Jerusalem forest fire in Ein Kerem
Jerusalem forest fire in Ein KeremFlash 90

After a massive forest fire covered Jerusalem in ash and caused residents to be evacuated on Wednesday, two more fires broke out Thursday in what many suspect is part of a series of arson attacks.

A blaze was discovered Thursday in the wadi (valley) between Har Hotzvim and and Golda Meir Boulevard in the north of Jerusalem. Traffic from the Golda Intersection to the French Hill Intersection in the northeast of the capital was closed to cars while firefighters dealt with the fire.

Roughly the same time on Thursday afternoon, a fire broke out in a field of thorns right by the city of Karmiel in the Western Galilee, located in Israel's north. The fire occurred right by the Arab village of Nahf, located adjacent to the Jewish city.

Five firefighting crews were called to the scene to try and control the blaze, with Walla! reporting that residents were evacuated from their homes until the fire was controlled. The news site added that no danger was anticipated to any of the residential buildings, 

Also on Thursday, the Jerusalem Magistrates Court extended by four days the arrest of a 20-year-old Arab resident of Abu Ghosh to the east of Jerusalem, suspected of setting a forest in the area on fire Sunday.

Police report that the suspect, who was arrested on Wednesday, confessed to committing the arson attack and re-enacted the incident for them.

The two fires and arrest extension come a day after a major forest fire near Jerusalem's Ein Kerem neighborhood was finally contained, in firefighting efforts that extended into Wednesday night, and included six firefighting planes.

Residents of three streets, as well as the Yad Vashem Holocaust Memorial Museum and Hadassah Hospital were evacuated due to the heavy smoke and encroaching flames, and all vehicle traffic near the blaze was closed. A total of twelve homes were damaged, several people suffered light injuries from smoke inhalation, and the light rail between Denia and Ein Kerem stations was shut down.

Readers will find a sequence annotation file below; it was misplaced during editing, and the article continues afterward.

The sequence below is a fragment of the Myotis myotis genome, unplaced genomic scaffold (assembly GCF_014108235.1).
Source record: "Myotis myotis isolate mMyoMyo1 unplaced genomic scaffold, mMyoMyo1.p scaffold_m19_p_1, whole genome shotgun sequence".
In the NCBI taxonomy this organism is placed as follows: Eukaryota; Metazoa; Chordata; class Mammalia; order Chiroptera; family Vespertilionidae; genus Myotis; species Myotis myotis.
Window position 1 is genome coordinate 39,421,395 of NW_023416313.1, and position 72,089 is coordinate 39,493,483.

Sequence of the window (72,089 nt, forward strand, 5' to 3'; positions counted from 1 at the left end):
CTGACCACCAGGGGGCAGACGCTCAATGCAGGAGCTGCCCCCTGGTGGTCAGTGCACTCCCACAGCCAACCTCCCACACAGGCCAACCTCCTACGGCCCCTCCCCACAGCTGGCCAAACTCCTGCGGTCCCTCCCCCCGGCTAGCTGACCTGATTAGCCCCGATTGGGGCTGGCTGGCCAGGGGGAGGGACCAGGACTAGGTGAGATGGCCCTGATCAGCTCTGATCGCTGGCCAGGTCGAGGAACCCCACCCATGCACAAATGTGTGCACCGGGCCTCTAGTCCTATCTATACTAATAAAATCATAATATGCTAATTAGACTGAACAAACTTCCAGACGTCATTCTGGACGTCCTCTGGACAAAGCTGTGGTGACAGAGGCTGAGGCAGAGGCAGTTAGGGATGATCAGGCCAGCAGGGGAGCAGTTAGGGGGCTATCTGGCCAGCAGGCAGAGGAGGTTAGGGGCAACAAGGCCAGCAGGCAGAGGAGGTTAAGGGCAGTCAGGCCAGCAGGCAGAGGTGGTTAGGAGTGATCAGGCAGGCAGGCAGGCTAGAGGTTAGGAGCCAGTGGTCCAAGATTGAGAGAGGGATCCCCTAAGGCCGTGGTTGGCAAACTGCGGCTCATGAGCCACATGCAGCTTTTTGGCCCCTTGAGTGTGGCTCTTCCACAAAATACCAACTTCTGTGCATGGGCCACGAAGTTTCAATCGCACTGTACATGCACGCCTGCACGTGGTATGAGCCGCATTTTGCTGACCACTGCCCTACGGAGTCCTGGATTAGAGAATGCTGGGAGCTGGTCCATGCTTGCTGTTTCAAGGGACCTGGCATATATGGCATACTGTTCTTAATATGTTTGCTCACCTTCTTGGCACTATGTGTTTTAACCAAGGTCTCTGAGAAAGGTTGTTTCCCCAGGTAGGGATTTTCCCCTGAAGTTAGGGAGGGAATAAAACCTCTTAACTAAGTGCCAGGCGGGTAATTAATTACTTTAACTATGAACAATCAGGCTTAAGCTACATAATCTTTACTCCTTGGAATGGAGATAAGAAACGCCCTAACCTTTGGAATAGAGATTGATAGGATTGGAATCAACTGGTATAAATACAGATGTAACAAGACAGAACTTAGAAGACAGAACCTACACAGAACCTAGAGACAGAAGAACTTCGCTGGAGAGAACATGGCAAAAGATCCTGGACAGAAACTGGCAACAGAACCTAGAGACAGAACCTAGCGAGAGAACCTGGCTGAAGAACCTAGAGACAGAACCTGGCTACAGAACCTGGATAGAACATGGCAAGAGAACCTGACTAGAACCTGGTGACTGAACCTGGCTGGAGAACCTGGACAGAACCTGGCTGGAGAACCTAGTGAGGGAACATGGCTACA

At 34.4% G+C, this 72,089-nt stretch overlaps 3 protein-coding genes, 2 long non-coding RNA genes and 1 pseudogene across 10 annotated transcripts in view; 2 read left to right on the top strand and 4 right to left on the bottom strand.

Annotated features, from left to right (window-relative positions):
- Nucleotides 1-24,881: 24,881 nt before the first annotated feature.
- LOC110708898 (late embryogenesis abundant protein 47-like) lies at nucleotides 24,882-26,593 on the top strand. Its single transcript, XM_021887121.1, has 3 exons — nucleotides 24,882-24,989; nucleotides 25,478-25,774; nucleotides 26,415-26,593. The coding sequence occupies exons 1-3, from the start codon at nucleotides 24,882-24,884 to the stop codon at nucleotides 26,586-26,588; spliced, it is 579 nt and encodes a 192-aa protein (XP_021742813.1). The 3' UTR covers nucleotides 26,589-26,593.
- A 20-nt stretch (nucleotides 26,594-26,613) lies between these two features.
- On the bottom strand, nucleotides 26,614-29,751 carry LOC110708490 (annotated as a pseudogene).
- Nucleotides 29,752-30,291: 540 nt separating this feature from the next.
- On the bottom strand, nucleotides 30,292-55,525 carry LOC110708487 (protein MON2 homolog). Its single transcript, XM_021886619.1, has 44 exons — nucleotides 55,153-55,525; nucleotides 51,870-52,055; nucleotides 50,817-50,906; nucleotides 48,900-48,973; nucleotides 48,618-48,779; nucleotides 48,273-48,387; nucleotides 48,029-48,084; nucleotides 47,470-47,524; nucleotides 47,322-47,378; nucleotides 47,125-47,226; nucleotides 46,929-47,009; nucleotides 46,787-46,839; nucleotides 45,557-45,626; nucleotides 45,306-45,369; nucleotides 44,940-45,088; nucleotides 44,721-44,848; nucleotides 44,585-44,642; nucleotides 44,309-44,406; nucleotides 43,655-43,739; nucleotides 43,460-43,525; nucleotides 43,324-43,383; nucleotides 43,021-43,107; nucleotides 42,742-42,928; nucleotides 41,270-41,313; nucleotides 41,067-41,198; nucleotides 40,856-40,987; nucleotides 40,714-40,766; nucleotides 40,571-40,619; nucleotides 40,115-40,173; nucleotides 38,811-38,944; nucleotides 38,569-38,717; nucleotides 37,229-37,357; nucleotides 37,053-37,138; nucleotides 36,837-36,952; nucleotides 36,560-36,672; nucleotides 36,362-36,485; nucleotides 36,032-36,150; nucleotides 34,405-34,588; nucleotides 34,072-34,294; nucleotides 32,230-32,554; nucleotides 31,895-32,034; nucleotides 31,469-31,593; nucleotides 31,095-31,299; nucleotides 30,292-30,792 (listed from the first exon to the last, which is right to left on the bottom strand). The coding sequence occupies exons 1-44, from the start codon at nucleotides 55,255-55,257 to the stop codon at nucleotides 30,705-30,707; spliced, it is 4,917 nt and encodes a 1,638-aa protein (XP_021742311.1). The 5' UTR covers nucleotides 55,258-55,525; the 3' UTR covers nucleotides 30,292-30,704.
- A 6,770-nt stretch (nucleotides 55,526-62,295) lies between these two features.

Reportedly authorities were investigating whether arson was behind the blaze, while pursuing an alternative that negligence by hikers might have sparked the blaze.

"Who is burning our country?"

Former MK Michael Ben-Ari on Wednesday addressed the question of responsibility for the blaze, suggesting it was an act of terror given the unseasonable timing and recurrence of similar blazes every year.

Writing on Facebook, Ben-Ari questioned "who is burning our country every year? Why isn't it spoken about? Who's hiding the nationalistic crime?"

"Graffiti has been declared as terrorism, what about burning forests next to residential buildings? Is the Shabak (Israel Security Agency) investigating who is behind the fire terrorism, or are they busy with a girl who had chalk in her schoolbag?" asked Ben-Ari rhetorically.

The statement about chalk would sound exaggerated, but indeed three girls were arrested in April on suspicion of writing "price tag" with rocks and sand on Muslim graves in Jerusalem, a case which the judge threw out of court.

In another case, a woman was detained in May after the arrest of her teenage son allegedly went nowhere. Her son had been detained the previous week after he and another youth were found with markers and nails in their bags.

Ben-Ari concluded his questions by saying "do you have the answers? I have an answer: the state of Israel is being conquered from within, and we're drugged on sleeping pills!"

The 2010 Carmel fire near Haifa, considered one of Israel's worst and which killed 44 people, was suspected by police to have been started by two Arab youths from the Druze village of Usafia. Nevertheless, the criminal case against them was closed in 2011 over "insufficient evidence."

State prosecutors stated there would be "severe legal and evidence problems" if the case was brought to trial due to the fact that the victims died several hours after the blaze was set, and at a significant distance from where the fire started.